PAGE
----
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The Next Tax Grab: Robbing Peter to Pay...Peter

Everyone knows that politicians love to rob Peter to pay Paul. But some are now suggesting that they should rob Peter to pay—Peter.
The underlying justification for this tax grab is that when government taxes certain activities—think of sin taxes on tobacco and alcohol—it discourages those activities.
But there are several caveats. Such taxes are regressive and disproportionately hurt the poor, who have less income to pay those taxes and may face more challenges trying to change their behavior.
And even as politicians are on their moral soapbox about trying to rid the country of certain activities, they are secretly, and hypocritically, drooling over the increased revenue they can use to boost government spending.
But here’s a new twist to an old practice: imposing taxes to discourage certain behavior while rebating the funds to the public so politicians can claim they aren’t really raising taxes.
Consider the carbon tax, which imposes a tax on products that release carbon dioxide into the air. The goal is to discourage the use of fossil fuels.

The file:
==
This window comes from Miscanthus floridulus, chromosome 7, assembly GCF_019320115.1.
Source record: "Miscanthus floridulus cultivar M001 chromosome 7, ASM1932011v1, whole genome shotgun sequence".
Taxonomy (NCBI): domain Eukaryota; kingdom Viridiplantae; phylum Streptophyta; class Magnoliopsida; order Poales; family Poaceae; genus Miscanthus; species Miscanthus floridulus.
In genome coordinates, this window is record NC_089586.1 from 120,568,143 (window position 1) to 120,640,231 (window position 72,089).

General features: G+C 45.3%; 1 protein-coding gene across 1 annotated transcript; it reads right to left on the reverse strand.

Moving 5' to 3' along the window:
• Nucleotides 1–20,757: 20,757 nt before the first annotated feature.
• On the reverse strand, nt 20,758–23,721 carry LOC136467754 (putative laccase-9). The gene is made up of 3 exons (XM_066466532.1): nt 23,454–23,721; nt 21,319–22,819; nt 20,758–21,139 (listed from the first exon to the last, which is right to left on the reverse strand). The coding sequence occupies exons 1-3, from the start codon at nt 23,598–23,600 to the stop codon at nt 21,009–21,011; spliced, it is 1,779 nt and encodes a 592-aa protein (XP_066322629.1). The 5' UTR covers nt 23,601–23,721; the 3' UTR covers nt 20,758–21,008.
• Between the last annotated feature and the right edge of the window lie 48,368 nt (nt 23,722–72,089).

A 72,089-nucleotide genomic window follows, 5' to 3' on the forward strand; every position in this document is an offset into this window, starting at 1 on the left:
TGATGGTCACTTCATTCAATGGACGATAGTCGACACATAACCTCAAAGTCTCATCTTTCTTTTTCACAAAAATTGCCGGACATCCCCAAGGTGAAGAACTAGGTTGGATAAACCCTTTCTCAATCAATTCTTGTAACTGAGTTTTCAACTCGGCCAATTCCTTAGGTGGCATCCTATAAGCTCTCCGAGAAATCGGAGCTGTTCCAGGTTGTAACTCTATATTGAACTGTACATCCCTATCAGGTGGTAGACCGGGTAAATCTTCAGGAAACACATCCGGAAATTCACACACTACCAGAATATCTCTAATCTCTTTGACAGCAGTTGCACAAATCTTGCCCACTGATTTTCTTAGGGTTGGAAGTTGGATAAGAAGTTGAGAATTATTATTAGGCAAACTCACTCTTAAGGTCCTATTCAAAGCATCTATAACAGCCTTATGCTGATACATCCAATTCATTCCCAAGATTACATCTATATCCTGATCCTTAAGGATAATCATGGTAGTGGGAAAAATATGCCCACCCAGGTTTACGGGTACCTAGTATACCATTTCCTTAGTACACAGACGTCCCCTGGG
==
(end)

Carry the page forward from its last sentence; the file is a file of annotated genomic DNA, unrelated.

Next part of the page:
Democrats want to use carbon-tax revenue to fund their Green New Deal. Some Republicans, by contrast, support the tax but suggest handing out a check to everyone to offset the additional cost.
Or consider Senator Tom Cotton’s (R-Arkansas) proposed Tariff Rebate Act.
Cotton recognizes that Americans are paying most of the tariffs that President Trump has imposed on China and other countries, but apparently thinks tariffs are a good tool for punishing China.
According to the Wall Street Journal, he proposes taking the tariffs paid by Americans on specific items—$39 billion so far by Cotton’s calculations—and rebating the money back to Americans. Or at least most of them: taxpayers in the bottom three tax brackets. 
Just what we need: more Americans receiving checks from the government. When did Republicans come to think that was a good idea?
Left unanswered is whether providing tax “rebates” would actually alter consumers’ behavior in response to a tax increase.
If the goal is to change behavior, such as using less fossil fuel, wouldn’t you want to ensure the tax is punitive? That’s what Democrats want.
But if the government takes money from one pocket even as it puts it in another pocket, does that encourage people to make different choices?
The biggest concern is that politicians will come to see this new tax-and-rebate approach, not just as a way to raise government revenue, but to micromanage consumers’ choices in ways politicians find politically expedient and beneficial—especially for them.